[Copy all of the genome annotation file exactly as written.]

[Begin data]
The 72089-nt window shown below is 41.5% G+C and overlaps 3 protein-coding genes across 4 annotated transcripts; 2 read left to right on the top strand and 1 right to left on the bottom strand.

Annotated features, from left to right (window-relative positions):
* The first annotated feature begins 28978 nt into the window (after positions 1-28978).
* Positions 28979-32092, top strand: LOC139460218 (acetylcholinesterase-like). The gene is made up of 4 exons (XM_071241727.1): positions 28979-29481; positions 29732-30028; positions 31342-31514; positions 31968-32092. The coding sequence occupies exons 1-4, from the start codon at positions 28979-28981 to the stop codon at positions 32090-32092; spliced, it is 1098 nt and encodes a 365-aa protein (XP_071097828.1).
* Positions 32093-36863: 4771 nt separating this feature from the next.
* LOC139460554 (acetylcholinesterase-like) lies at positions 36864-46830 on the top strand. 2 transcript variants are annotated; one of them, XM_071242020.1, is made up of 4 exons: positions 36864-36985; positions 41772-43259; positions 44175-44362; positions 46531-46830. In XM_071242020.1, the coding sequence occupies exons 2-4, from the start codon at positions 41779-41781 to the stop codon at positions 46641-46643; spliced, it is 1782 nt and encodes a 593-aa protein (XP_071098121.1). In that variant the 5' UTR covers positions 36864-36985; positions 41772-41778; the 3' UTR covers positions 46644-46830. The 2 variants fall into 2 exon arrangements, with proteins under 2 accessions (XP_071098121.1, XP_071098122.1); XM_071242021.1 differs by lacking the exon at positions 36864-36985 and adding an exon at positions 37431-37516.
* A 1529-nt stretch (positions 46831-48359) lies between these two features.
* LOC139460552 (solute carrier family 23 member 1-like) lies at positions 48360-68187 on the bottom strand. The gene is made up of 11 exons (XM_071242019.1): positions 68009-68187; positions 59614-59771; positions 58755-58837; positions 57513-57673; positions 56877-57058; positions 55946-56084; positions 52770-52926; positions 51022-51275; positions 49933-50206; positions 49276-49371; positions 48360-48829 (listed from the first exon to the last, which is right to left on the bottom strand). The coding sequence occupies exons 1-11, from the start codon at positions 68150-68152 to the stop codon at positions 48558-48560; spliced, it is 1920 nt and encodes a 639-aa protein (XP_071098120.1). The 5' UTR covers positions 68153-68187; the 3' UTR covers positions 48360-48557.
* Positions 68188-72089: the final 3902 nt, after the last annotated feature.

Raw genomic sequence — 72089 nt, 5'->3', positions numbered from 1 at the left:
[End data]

The 72089-nt window shown below is 41.5% G+C and overlaps 3 protein-coding genes across 4 annotated transcripts; 2 read left to right on the top strand and 1 right to left on the bottom strand.

Annotated features, from left to right (window-relative positions):
* The first annotated feature begins 28978 nt into the window (after positions 1-28978).
* Positions 28979-32092, top strand: LOC139460218 (acetylcholinesterase-like). The gene is made up of 4 exons (XM_071241727.1): positions 28979-29481; positions 29732-30028; positions 31342-31514; positions 31968-32092. The coding sequence occupies exons 1-4, from the start codon at positions 28979-28981 to the stop codon at positions 32090-32092; spliced, it is 1098 nt and encodes a 365-aa protein (XP_071097828.1).
* Positions 32093-36863: 4771 nt separating this feature from the next.
* LOC139460554 (acetylcholinesterase-like) lies at positions 36864-46830 on the top strand. 2 transcript variants are annotated; one of them, XM_071242020.1, is made up of 4 exons: positions 36864-36985; positions 41772-43259; positions 44175-44362; positions 46531-46830. In XM_071242020.1, the coding sequence occupies exons 2-4, from the start codon at positions 41779-41781 to the stop codon at positions 46641-46643; spliced, it is 1782 nt and encodes a 593-aa protein (XP_071098121.1). In that variant the 5' UTR covers positions 36864-36985; positions 41772-41778; the 3' UTR covers positions 46644-46830. The 2 variants fall into 2 exon arrangements, with proteins under 2 accessions (XP_071098121.1, XP_071098122.1); XM_071242021.1 differs by lacking the exon at positions 36864-36985 and adding an exon at positions 37431-37516.
* A 1529-nt stretch (positions 46831-48359) lies between these two features.
* LOC139460552 (solute carrier family 23 member 1-like) lies at positions 48360-68187 on the bottom strand. The gene is made up of 11 exons (XM_071242019.1): positions 68009-68187; positions 59614-59771; positions 58755-58837; positions 57513-57673; positions 56877-57058; positions 55946-56084; positions 52770-52926; positions 51022-51275; positions 49933-50206; positions 49276-49371; positions 48360-48829 (listed from the first exon to the last, which is right to left on the bottom strand). The coding sequence occupies exons 1-11, from the start codon at positions 68150-68152 to the stop codon at positions 48558-48560; spliced, it is 1920 nt and encodes a 639-aa protein (XP_071098120.1). The 5' UTR covers positions 68153-68187; the 3' UTR covers positions 48360-48557.
* Positions 68188-72089: the final 3902 nt, after the last annotated feature.

Raw genomic sequence — 72089 nt, 5'->3', positions numbered from 1 at the left: